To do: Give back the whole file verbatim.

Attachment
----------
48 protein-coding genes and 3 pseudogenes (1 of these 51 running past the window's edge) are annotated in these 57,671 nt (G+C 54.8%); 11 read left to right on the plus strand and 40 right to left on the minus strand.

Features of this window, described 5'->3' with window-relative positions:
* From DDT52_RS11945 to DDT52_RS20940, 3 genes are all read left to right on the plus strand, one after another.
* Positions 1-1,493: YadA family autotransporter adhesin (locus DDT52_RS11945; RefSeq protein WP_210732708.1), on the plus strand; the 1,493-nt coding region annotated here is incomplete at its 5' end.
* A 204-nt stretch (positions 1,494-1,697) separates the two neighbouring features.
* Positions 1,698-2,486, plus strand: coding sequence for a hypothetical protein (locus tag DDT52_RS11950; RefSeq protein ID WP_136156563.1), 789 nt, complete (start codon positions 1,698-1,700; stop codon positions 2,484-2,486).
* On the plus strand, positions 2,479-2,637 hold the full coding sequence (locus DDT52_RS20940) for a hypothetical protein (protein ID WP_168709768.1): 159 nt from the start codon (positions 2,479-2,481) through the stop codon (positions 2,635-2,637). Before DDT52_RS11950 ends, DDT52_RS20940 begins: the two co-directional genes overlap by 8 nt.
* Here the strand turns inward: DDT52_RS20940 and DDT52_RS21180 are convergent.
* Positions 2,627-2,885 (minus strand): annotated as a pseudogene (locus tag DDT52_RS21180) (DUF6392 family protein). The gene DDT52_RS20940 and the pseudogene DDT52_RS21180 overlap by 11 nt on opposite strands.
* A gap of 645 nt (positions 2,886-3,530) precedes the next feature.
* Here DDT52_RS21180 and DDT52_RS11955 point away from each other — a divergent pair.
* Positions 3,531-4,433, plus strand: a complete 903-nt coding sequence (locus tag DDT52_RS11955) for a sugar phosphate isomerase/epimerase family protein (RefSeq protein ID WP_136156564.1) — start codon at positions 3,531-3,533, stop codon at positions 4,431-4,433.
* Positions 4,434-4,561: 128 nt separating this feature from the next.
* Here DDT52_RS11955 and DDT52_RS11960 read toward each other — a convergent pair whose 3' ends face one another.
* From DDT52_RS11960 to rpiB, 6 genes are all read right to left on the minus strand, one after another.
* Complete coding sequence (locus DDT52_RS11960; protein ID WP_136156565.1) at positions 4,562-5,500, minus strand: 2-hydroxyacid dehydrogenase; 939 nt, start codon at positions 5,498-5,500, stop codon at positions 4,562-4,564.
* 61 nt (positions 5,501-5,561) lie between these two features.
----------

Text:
48 protein-coding genes and 3 pseudogenes (1 of these 51 running past the window's edge) are annotated in these 57,671 nt (G+C 54.8%); 11 read left to right on the plus strand and 40 right to left on the minus strand.

Features of this window, described 5'->3' with window-relative positions:
* From DDT52_RS11945 to DDT52_RS20940, 3 genes are all read left to right on the plus strand, one after another.
* Positions 1-1,493: YadA family autotransporter adhesin (locus DDT52_RS11945; RefSeq protein WP_210732708.1), on the plus strand; the 1,493-nt coding region annotated here is incomplete at its 5' end.
* A 204-nt stretch (positions 1,494-1,697) separates the two neighbouring features.
* Positions 1,698-2,486, plus strand: coding sequence for a hypothetical protein (locus tag DDT52_RS11950; RefSeq protein ID WP_136156563.1), 789 nt, complete (start codon positions 1,698-1,700; stop codon positions 2,484-2,486).
* On the plus strand, positions 2,479-2,637 hold the full coding sequence (locus DDT52_RS20940) for a hypothetical protein (protein ID WP_168709768.1): 159 nt from the start codon (positions 2,479-2,481) through the stop codon (positions 2,635-2,637). Before DDT52_RS11950 ends, DDT52_RS20940 begins: the two co-directional genes overlap by 8 nt.
* Here the strand turns inward: DDT52_RS20940 and DDT52_RS21180 are convergent.
* Positions 2,627-2,885 (minus strand): annotated as a pseudogene (locus tag DDT52_RS21180) (DUF6392 family protein). The gene DDT52_RS20940 and the pseudogene DDT52_RS21180 overlap by 11 nt on opposite strands.
* A gap of 645 nt (positions 2,886-3,530) precedes the next feature.
* Here DDT52_RS21180 and DDT52_RS11955 point away from each other — a divergent pair.
* Positions 3,531-4,433, plus strand: a complete 903-nt coding sequence (locus tag DDT52_RS11955) for a sugar phosphate isomerase/epimerase family protein (RefSeq protein ID WP_136156564.1) — start codon at positions 3,531-3,533, stop codon at positions 4,431-4,433.
* Positions 4,434-4,561: 128 nt separating this feature from the next.
* Here DDT52_RS11955 and DDT52_RS11960 read toward each other — a convergent pair whose 3' ends face one another.
* From DDT52_RS11960 to rpiB, 6 genes are all read right to left on the minus strand, one after another.
* Complete coding sequence (locus DDT52_RS11960; protein ID WP_136156565.1) at positions 4,562-5,500, minus strand: 2-hydroxyacid dehydrogenase; 939 nt, start codon at positions 5,498-5,500, stop codon at positions 4,562-4,564.
* 61 nt (positions 5,501-5,561) lie between these two features.